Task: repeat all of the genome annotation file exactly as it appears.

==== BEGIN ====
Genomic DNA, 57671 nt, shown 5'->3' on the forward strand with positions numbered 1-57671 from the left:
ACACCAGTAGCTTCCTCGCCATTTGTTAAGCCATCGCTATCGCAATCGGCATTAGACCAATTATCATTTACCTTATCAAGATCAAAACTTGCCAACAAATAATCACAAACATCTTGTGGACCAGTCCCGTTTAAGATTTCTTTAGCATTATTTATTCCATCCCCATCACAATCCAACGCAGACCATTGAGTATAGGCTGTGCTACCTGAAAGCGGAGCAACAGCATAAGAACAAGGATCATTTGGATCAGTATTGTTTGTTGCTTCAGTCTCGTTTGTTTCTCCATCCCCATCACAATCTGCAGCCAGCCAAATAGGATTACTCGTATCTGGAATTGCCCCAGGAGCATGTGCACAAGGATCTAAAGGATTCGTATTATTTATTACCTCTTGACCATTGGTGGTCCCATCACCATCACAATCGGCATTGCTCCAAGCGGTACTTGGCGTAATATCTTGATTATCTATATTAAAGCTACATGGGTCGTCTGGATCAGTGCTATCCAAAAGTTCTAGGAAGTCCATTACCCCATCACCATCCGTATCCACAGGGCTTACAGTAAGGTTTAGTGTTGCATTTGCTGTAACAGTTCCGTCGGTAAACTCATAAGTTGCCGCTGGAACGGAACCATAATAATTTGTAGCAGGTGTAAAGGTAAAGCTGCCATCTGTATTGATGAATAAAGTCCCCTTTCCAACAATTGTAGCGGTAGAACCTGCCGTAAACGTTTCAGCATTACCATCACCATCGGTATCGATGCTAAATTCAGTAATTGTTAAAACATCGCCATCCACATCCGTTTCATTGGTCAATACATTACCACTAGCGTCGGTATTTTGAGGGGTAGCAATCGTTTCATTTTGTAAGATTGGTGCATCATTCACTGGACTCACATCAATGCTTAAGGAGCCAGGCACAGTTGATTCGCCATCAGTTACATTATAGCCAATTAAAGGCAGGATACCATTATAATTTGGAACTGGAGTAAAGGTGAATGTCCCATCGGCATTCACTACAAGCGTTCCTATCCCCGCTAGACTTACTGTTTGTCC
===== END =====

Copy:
Genomic DNA, 57671 nt, shown 5'->3' on the forward strand with positions numbered 1-57671 from the left:
ACACCAGTAGCTTCCTCGCCATTTGTTAAGCCATCGCTATCGCAATCGGCATTAGACCAATTATCATTTACCTTATCAAGATCAAAACTTGCCAACAAATAATCACAAACATCTTGTGGACCAGTCCCGTTTAAGATTTCTTTAGCATTATTTATTCCATCCCCATCACAATCCAACGCAGACCATTGAGTATAGGCTGTGCTACCTGAAAGCGGAGCAACAGCATAAGAACAAGGATCATTTGGATCAGTATTGTTTGTTGCTTCAGTCTCGTTTGTTTCTCCATCCCCATCACAATCTGCAGCCAGCCAAATAGGATTACTCGTATCTGGAATTGCCCCAGGAGCATGTGCACAAGGATCTAAAGGATTCGTATTATTTATTACCTCTTGACCATTGGTGGTCCCATCACCATCACAATCGGCATTGCTCCAAGCGGTACTTGGCGTAATATCTTGATTATCTATATTAAAGCTACATGGGTCGTCTGGATCAGTGCTATCCAAAAGTTCTAGGAAGTCCATTACCCCATCACCATCCGTATCCACAGGGCTTACAGTAAGGTTTAGTGTTGCATTTGCTGTAACAGTTCCGTCGGTAAACTCATAAGTTGCCGCTGGAACGGAACCATAATAATTTGTAGCAGGTGTAAAGGTAAAGCTGCCATCTGTATTGATGAATAAAGTCCCCTTTCCAACAATTGTAGCGGTAGAACCTGCCGTAAACGTTTCAGCATTACCATCACCATCGGTATCGATGCTAAATTCAGTAATTGTTAAAACATCGCCATCCACATCCGTTTCATTGGTCAATACATTACCACTAGCGTCGGTATTTTGAGGGGTAGCAATCGTTTCATTTTGTAAGATTGGTGCATCATTCACTGGACTCACATCAATGCTTAAGGAGCCAGGCACAGTTGATTCGCCATCAGTTACATTATAGCCAATTAAAGGCAGGATACCATTATAATTTGGAACTGGAGTAAAGGTGAATGTCCCATCGGCATTCACTACAAGCGTTCCTATCCCCGCTAGACTTACTGTTTGTCC